The technology was antiquated, the quality less than stellar, and the ownership stressful. It truly a wonder, then, why they would print an ad which placed the Yugo at the end of the line up including a Ford Model T and Volkswagen Beetle, claiming, Introducing the Same Old Idea. Henry and Ferdinand would have balked at the comparison.
We do have the Yugo to thank for one thing, however. Truly, was there ever a nickname greater than the Yugo Nowhere?
The Reliant Robin:
It’s possible that the ad men working for Reliant Robin had a bit of clairvoyance – though obviously not enough to save the car from itself. A three wheel little beastie inspired by England’s driving and licensing regulation, the Reliant Robin was incredibly successful, with a run of three decades, and continued popularity. It was just a little bit – well, unbalanced.
Whereas most three wheeled vehicles of the era were being produced with the singular wheel in the back, the folks at Reliant came up with the ingenious-why-has-nobody-
But make no mistake, the car was far from stable. It did wobble, it did tottle, and it did roll over. That’s why it’s so funny to check out the classic Reliant Robin adverts –
Reliant Robin. You can’t beat it for all around economy – What about around and around and around and….
What would your four wheel friends say? – Oh look, we can take corners.
Sheer Logic – Does it even need to be said?
The little car lasted a long time, and it was well-loved and continues to be. But, like the car’s singular front wheel, and the Edsel’s 10th grade health class grille, this one just seemed a little bit obvious.
Saab. Just Saab.
It’s unfair to mock the little Swedish monster, given how long it lasted despite the odds, and how truly loved it was by Saab owners the world over. Saab wasn’t all bad. When it ran, it did run well, and it was quirky, unique and a little something special. Unfortunately, being one shiny snowflake in an automotive blizzard wasn’t enough to keep the company’s head above water. In the last decade, Saab has folded and been re-bought and reopened several times, each one leading hopeful car enthusiasts on another disappointing journey.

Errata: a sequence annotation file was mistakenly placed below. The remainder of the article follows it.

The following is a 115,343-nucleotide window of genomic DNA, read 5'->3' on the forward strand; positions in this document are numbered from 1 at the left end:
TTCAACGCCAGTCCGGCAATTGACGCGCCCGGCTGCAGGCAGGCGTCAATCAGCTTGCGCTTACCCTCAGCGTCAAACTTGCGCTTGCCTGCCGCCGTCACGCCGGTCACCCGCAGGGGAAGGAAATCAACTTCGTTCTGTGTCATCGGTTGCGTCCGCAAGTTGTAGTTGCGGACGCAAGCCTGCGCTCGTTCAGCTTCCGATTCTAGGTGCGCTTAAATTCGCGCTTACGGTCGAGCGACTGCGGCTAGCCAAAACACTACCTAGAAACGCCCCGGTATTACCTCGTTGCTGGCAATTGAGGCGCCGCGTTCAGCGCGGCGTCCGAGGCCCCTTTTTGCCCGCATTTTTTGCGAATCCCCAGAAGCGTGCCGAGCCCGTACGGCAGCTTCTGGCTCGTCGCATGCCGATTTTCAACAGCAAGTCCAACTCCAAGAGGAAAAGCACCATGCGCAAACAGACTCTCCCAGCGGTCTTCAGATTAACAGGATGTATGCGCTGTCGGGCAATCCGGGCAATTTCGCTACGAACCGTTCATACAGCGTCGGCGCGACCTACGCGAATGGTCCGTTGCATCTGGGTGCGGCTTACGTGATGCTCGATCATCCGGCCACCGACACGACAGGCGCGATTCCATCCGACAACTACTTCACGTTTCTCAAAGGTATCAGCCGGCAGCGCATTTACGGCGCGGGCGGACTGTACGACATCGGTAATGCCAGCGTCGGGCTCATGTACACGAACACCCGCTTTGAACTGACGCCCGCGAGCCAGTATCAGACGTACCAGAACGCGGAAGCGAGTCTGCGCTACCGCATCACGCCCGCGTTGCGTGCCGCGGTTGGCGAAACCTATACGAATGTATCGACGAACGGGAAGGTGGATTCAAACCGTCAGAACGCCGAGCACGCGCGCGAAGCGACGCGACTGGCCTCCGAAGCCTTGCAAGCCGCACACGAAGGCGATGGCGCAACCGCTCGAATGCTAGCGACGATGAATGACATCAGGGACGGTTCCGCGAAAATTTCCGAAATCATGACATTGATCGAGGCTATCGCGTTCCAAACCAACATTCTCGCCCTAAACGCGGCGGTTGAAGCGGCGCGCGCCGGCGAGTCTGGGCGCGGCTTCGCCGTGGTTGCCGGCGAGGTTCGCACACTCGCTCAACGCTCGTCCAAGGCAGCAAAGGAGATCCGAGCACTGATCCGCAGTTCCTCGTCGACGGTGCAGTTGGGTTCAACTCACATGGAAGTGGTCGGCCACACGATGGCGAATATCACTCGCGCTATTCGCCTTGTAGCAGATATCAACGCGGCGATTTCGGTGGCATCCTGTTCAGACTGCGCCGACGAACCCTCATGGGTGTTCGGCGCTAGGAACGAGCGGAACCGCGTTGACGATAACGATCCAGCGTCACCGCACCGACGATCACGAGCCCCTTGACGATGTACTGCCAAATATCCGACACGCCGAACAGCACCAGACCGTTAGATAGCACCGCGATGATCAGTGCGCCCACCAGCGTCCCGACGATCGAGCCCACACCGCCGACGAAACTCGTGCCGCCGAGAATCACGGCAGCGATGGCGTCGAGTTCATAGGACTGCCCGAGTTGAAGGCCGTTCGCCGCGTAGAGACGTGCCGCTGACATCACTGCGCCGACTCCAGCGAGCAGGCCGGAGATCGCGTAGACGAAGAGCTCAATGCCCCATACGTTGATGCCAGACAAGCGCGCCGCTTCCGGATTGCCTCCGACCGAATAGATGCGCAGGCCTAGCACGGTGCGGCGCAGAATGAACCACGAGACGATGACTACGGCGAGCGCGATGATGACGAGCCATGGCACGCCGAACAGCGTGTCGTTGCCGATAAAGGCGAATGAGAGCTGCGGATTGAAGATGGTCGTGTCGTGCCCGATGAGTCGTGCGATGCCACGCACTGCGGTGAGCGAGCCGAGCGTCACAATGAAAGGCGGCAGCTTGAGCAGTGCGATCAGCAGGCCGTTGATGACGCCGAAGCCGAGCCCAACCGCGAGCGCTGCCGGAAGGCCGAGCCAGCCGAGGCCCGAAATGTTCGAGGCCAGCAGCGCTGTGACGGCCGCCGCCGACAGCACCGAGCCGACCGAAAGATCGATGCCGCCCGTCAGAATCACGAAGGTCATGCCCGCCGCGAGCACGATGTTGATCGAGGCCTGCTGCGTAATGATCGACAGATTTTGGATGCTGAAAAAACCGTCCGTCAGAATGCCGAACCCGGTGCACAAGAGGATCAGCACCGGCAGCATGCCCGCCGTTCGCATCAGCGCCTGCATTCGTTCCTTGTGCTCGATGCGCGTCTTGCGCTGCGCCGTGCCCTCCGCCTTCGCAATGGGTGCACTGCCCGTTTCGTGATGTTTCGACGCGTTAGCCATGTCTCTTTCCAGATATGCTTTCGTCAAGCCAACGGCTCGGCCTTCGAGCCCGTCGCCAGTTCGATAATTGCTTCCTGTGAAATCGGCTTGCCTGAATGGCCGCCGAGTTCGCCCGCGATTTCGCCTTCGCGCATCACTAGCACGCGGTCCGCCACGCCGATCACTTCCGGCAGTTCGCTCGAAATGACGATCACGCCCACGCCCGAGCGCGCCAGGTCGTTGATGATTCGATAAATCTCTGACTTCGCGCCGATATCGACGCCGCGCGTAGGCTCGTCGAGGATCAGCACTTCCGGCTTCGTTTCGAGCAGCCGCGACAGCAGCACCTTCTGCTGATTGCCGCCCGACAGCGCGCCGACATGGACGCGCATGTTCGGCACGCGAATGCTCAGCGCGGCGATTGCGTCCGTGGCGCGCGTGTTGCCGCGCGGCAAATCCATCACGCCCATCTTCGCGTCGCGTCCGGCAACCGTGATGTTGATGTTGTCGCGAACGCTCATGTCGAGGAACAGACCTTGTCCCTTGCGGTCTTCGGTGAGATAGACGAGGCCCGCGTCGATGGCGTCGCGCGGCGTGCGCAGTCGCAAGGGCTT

It’s Saab’s extinction, more than anything, that adds a little dark humor to this particular ad text. Over a lineup of cars, bright white letters boast, of the Saab 9000 Turbo,
If you want a car that holds more than a Mercedes, Volvo, and BMW combined and goes like a Porsche… you only have one choice.
Considering Mercedes, Volvo, BMW, and Porsche are all still operating, successful car companies, it seems as though Saab’s optimistic, if unrealistic, advertisement was a serious case of denial. We’re also fond of:
You’ve waited years to buy a new car, don’t blow it now, and,
You can love it without getting your heart broken.
Because you may have waited years to purchase the car, but there’s no amount of time saving money to make it possible to work on. And your heart won’t get broken, but your head will hurt like hell. Ah, the joys of Saab ownership.
Every car, good and bad, fantastic and atrocious, styling icons, performance disasters, has their place in history. They influence each other in turn, change the tides of consumerism, create and kill markets, influence fashion, movies, and politics.
It is easy to be thankful for the heroes, the Mustangs, and the Curved Dash Oldsmobiles, the Volkswagen Bugs, the Model Ts. But maybe, we should give a should give a shout out to history’s least, worst, and ugliest, for their efforts in the industry we love so much. And hey, they’ll always be worth a good laugh.
(The most beautiful thing to happen to horsepower – seriously, who did they think they were fooling with that one?)
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About the Author
Ruby Rae Scalera is an automotive journalist from NJ. She loves spicy food, travel, books, fitness, nature, and all things car related. Check out more of her posts and find a car show near you at http://www.carshowsafari.com.